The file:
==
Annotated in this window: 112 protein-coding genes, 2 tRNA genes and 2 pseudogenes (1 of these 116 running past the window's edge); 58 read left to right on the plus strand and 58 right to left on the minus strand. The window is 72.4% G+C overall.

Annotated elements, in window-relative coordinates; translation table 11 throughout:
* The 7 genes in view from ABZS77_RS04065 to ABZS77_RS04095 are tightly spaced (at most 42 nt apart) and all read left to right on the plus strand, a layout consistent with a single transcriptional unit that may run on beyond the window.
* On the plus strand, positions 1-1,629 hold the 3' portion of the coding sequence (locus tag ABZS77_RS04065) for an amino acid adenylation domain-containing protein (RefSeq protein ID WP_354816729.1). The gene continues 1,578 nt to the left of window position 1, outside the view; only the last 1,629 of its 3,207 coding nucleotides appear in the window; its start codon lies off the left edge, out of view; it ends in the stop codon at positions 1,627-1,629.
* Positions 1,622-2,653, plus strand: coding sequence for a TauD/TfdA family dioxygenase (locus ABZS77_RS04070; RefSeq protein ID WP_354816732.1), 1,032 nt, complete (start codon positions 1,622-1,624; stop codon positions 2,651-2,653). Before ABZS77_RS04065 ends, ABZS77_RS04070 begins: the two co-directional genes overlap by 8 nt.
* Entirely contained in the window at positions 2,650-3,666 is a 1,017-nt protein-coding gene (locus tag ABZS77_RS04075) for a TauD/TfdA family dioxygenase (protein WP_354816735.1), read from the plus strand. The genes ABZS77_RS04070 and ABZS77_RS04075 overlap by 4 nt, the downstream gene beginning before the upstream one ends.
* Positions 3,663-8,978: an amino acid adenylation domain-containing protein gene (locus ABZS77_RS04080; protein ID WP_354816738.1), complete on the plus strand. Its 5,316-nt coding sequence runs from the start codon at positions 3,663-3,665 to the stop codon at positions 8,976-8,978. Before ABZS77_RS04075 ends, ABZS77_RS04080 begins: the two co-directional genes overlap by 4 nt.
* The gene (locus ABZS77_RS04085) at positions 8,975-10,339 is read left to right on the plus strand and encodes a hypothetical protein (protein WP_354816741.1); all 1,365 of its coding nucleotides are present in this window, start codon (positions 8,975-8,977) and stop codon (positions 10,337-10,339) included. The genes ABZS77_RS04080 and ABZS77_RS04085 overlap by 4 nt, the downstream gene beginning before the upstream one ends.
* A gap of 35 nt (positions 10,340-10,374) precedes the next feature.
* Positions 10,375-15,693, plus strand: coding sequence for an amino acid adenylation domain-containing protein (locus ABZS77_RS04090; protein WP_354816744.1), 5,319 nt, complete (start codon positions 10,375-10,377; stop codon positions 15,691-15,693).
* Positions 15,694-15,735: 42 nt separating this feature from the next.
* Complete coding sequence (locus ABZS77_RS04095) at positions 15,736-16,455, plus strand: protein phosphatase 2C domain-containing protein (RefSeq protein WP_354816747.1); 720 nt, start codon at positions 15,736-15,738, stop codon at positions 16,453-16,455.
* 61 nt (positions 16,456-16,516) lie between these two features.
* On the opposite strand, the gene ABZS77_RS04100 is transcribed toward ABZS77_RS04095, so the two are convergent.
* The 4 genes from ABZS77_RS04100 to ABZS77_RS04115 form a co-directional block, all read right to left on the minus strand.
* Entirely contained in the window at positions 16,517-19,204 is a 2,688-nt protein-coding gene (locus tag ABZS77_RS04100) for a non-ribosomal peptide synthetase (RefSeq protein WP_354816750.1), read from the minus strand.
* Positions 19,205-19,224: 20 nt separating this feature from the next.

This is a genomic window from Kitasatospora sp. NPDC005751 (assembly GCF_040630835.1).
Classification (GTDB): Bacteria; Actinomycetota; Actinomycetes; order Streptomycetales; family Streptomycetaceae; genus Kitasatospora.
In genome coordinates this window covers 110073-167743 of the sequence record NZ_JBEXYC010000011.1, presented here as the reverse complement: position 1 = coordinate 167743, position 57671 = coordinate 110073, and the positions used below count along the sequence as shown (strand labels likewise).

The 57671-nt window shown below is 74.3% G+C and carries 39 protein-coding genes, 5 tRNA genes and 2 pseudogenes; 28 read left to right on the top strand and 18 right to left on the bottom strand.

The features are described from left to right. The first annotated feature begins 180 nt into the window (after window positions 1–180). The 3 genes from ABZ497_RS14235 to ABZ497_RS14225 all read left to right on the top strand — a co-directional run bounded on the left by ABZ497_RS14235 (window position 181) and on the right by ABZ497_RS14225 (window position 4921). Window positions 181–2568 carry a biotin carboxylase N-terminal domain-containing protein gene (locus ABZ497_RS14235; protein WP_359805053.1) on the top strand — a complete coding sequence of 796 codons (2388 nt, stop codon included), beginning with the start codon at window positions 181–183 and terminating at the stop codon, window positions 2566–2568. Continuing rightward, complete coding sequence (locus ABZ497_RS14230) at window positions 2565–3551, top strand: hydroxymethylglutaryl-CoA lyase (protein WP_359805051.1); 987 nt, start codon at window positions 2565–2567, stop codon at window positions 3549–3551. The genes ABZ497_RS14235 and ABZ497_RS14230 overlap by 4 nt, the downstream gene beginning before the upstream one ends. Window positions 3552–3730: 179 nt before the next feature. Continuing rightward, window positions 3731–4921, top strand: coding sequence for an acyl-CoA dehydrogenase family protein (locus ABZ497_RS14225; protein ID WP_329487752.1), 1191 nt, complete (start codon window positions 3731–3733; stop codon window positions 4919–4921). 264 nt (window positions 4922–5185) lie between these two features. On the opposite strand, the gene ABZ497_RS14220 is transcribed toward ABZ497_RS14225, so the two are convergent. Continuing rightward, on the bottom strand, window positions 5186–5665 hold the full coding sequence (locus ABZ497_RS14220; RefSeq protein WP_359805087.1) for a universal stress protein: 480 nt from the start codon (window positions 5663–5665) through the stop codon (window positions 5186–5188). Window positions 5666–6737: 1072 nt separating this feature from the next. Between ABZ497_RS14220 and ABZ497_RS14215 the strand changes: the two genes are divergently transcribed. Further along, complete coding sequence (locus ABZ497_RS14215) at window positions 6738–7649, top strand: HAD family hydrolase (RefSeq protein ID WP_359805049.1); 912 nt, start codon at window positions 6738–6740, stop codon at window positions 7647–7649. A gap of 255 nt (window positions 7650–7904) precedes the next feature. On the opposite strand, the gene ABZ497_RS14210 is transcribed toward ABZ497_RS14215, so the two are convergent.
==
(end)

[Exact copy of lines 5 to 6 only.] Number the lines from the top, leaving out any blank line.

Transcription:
* Positions 1,622-2,653, plus strand: coding sequence for a TauD/TfdA family dioxygenase (locus ABZS77_RS04070; RefSeq protein ID WP_354816732.1), 1,032 nt, complete (start codon positions 1,622-1,624; stop codon positions 2,651-2,653). Before ABZS77_RS04065 ends, ABZS77_RS04070 begins: the two co-directional genes overlap by 8 nt.
* Entirely contained in the window at positions 2,650-3,666 is a 1,017-nt protein-coding gene (locus tag ABZS77_RS04075) for a TauD/TfdA family dioxygenase (protein WP_354816735.1), read from the plus strand. The genes ABZS77_RS04070 and ABZS77_RS04075 overlap by 4 nt, the downstream gene beginning before the upstream one ends.